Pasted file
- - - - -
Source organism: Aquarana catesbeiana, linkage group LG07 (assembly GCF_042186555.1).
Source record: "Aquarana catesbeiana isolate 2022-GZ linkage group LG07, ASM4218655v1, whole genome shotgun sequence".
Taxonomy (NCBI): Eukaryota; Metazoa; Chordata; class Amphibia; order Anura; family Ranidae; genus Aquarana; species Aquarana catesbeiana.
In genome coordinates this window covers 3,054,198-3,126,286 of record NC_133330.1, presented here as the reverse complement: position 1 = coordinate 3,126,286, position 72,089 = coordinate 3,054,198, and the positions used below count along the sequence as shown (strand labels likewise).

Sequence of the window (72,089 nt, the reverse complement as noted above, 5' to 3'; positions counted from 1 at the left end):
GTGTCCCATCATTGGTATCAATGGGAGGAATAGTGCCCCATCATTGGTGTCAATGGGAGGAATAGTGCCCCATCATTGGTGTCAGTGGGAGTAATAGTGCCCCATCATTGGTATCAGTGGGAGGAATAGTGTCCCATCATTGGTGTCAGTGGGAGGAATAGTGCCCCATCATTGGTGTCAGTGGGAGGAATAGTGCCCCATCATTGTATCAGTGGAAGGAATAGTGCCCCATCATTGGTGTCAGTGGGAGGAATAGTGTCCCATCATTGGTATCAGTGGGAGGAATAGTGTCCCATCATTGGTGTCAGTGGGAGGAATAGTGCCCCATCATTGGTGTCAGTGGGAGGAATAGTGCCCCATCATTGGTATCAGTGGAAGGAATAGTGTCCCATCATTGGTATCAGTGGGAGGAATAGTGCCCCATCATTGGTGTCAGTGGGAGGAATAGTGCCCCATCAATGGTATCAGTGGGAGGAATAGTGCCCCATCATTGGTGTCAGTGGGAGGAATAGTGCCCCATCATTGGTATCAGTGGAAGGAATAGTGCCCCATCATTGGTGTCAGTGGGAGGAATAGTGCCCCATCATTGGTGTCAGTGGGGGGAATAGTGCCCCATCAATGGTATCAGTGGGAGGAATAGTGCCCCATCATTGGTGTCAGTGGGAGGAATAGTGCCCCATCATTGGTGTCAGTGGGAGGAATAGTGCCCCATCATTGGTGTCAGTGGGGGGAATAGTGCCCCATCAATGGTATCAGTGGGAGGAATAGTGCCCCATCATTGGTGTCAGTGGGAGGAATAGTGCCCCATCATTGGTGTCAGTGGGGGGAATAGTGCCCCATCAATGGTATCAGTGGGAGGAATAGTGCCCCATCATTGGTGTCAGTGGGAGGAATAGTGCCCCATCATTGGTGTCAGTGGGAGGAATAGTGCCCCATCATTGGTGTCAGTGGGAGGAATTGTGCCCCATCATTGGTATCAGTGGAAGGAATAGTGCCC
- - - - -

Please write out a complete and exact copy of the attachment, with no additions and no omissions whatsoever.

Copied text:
Source organism: Aquarana catesbeiana, linkage group LG07 (assembly GCF_042186555.1).
Source record: "Aquarana catesbeiana isolate 2022-GZ linkage group LG07, ASM4218655v1, whole genome shotgun sequence".
Taxonomy (NCBI): Eukaryota; Metazoa; Chordata; class Amphibia; order Anura; family Ranidae; genus Aquarana; species Aquarana catesbeiana.
In genome coordinates this window covers 3,054,198-3,126,286 of record NC_133330.1, presented here as the reverse complement: position 1 = coordinate 3,126,286, position 72,089 = coordinate 3,054,198, and the positions used below count along the sequence as shown (strand labels likewise).

Sequence of the window (72,089 nt, the reverse complement as noted above, 5' to 3'; positions counted from 1 at the left end):
GTGTCCCATCATTGGTATCAATGGGAGGAATAGTGCCCCATCATTGGTGTCAATGGGAGGAATAGTGCCCCATCATTGGTGTCAGTGGGAGTAATAGTGCCCCATCATTGGTATCAGTGGGAGGAATAGTGTCCCATCATTGGTGTCAGTGGGAGGAATAGTGCCCCATCATTGGTGTCAGTGGGAGGAATAGTGCCCCATCATTGTATCAGTGGAAGGAATAGTGCCCCATCATTGGTGTCAGTGGGAGGAATAGTGTCCCATCATTGGTATCAGTGGGAGGAATAGTGTCCCATCATTGGTGTCAGTGGGAGGAATAGTGCCCCATCATTGGTGTCAGTGGGAGGAATAGTGCCCCATCATTGGTATCAGTGGAAGGAATAGTGTCCCATCATTGGTATCAGTGGGAGGAATAGTGCCCCATCATTGGTGTCAGTGGGAGGAATAGTGCCCCATCAATGGTATCAGTGGGAGGAATAGTGCCCCATCATTGGTGTCAGTGGGAGGAATAGTGCCCCATCATTGGTATCAGTGGAAGGAATAGTGCCCCATCATTGGTGTCAGTGGGAGGAATAGTGCCCCATCATTGGTGTCAGTGGGGGGAATAGTGCCCCATCAATGGTATCAGTGGGAGGAATAGTGCCCCATCATTGGTGTCAGTGGGAGGAATAGTGCCCCATCATTGGTGTCAGTGGGAGGAATAGTGCCCCATCATTGGTGTCAGTGGGGGGAATAGTGCCCCATCAATGGTATCAGTGGGAGGAATAGTGCCCCATCATTGGTGTCAGTGGGAGGAATAGTGCCCCATCATTGGTGTCAGTGGGGGGAATAGTGCCCCATCAATGGTATCAGTGGGAGGAATAGTGCCCCATCATTGGTGTCAGTGGGAGGAATAGTGCCCCATCATTGGTGTCAGTGGGAGGAATAGTGCCCCATCATTGGTGTCAGTGGGAGGAATTGTGCCCCATCATTGGTATCAGTGGAAGGAATAGTGCCC